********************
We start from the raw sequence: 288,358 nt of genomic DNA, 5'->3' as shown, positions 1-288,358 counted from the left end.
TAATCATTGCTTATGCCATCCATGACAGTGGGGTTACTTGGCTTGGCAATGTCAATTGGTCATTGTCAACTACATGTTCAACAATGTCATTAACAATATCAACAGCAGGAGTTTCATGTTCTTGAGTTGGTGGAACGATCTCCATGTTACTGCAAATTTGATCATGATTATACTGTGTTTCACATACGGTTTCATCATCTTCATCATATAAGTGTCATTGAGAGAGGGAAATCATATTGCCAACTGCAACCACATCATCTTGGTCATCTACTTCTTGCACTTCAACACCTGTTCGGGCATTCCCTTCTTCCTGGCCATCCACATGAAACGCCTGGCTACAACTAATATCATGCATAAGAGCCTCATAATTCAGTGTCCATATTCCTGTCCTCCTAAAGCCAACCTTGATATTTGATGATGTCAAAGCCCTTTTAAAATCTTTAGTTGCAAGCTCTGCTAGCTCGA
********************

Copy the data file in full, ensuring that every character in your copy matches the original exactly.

We start from the raw sequence: 288,358 nt of genomic DNA, 5'->3' as shown, positions 1-288,358 counted from the left end.
TAATCATTGCTTATGCCATCCATGACAGTGGGGTTACTTGGCTTGGCAATGTCAATTGGTCATTGTCAACTACATGTTCAACAATGTCATTAACAATATCAACAGCAGGAGTTTCATGTTCTTGAGTTGGTGGAACGATCTCCATGTTACTGCAAATTTGATCATGATTATACTGTGTTTCACATACGGTTTCATCATCTTCATCATATAAGTGTCATTGAGAGAGGGAAATCATATTGCCAACTGCAACCACATCATCTTGGTCATCTACTTCTTGCACTTCAACACCTGTTCGGGCATTCCCTTCTTCCTGGCCATCCACATGAAACGCCTGGCTACAACTAATATCATGCATAAGAGCCTCATAATTCAGTGTCCATATTCCTGTCCTCCTAAAGCCAACCTTGATATTTGATGATGTCAAAGCCCTTTTAAAATCTTTAGTTGCAAGCTCTGCTAGCTCGA